Ampion Venture Bus, a Pan-African entrepreneurship initiative, helps develop tech entrepreneurs in a unique way — a bus road trip across different parts of Africa. The bus journey enables tech experts with dreams to solidify their startup ideas into real business projects.

Entrepreneurs board the Ampion bus with an idea. On the five to seven day bus journey, the entrepreneurs interact directly with their target users. They also fine-tune their initial idea, launch and pitch it to potential investors. On the bus, the entrepreneurs learn from each other and receive advice from mentors.

The Ampion bus stops at innovation hubs along the road. The end of the five to seven day trip is planned to coincide with a regional tech event, in which the entrepreneurs who just finished perfecting their idea can pitch to more investors.

The Ampion Venture Bus trip is unique because the bus drives through rural areas. Many startups in Africa focus solely on issues in large urban metropolitan areas, and popular startup events usually occur in big cities.

“In Nairobi, for example, you might have a start-up event every other week. But we drive to rural areas, go to places where we are often the first organization ever to organize an entrepreneurship event,” explained Fabian-Carlos Guhl, CEO of Ampion.

At the end of the road trip, the most promising, successful startups join the Ampion Fellowship. This is an incubation program that provides a startup with funding, office space and mentoring.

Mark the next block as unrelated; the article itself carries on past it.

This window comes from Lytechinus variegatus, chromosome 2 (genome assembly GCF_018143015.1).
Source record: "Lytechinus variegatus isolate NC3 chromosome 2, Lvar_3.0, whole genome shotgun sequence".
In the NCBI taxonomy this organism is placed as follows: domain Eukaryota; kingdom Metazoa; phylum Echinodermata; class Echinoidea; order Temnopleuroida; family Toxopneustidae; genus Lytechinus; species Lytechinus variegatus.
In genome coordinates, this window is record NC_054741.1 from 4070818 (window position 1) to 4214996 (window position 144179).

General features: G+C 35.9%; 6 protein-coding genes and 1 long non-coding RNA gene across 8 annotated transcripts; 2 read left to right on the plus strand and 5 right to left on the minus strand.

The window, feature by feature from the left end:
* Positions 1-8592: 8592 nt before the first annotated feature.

The best of the Ampion Fellows receive a trip to Germany in order to modify their businesses even further and to meet with more potential investors.

“Travelling on the bus helps the teams to work closely together. In agriculture, for example, we go to farms, talk to farmers and see what challenges they face – and then our local and international teams try to develop solutions that suit them.”

Each trip, the Ampion bus carries 200 promising young entrepreneurs in five buses, divided into categories of interest. The company aims for females to account for 50 percent of bus-goers.

So far, over 30 successful startups have begun due to the Ampion Venture Bus program. Startups have provided innovative solutions to issues in “health care, citizen engagement, education, public transport, sanitation and tourism,” according to How We Made it in Africa.

One successful startup born of the Ampion bus is Based in Zimbabwe, the startup provides users with tools to coordinate and manage funerals.

Another startup is MobiDawa, located in Kenya. The program reminds patients to take medicine at the correct times, provides instructions on how to take medicine and warns them of possible side-effects.

“We want to identify start-ups that have potential to change the face of Africa, and ideally also globally. We want to foster technology that can disrupt an entire industry and generate profit, but also make social sense. We look for brilliant people… we look at their ideas, the quality of their education, their past entrepreneurial projects and their motivation. We certainly won’t accept someone who says ‘I don’t care about sustainability, I just want to get rich as soon as possible’” said Guhl.

– Margaret Anderson

Sources: How We Made It In Africa, Ampion
Photo: Flickr

In 2013, Gregor Schaper, a German entrepreneur, installed a series of circular solar panels in a town just outside of Mexico City. This is the home of Schaper’s Solar Reflector.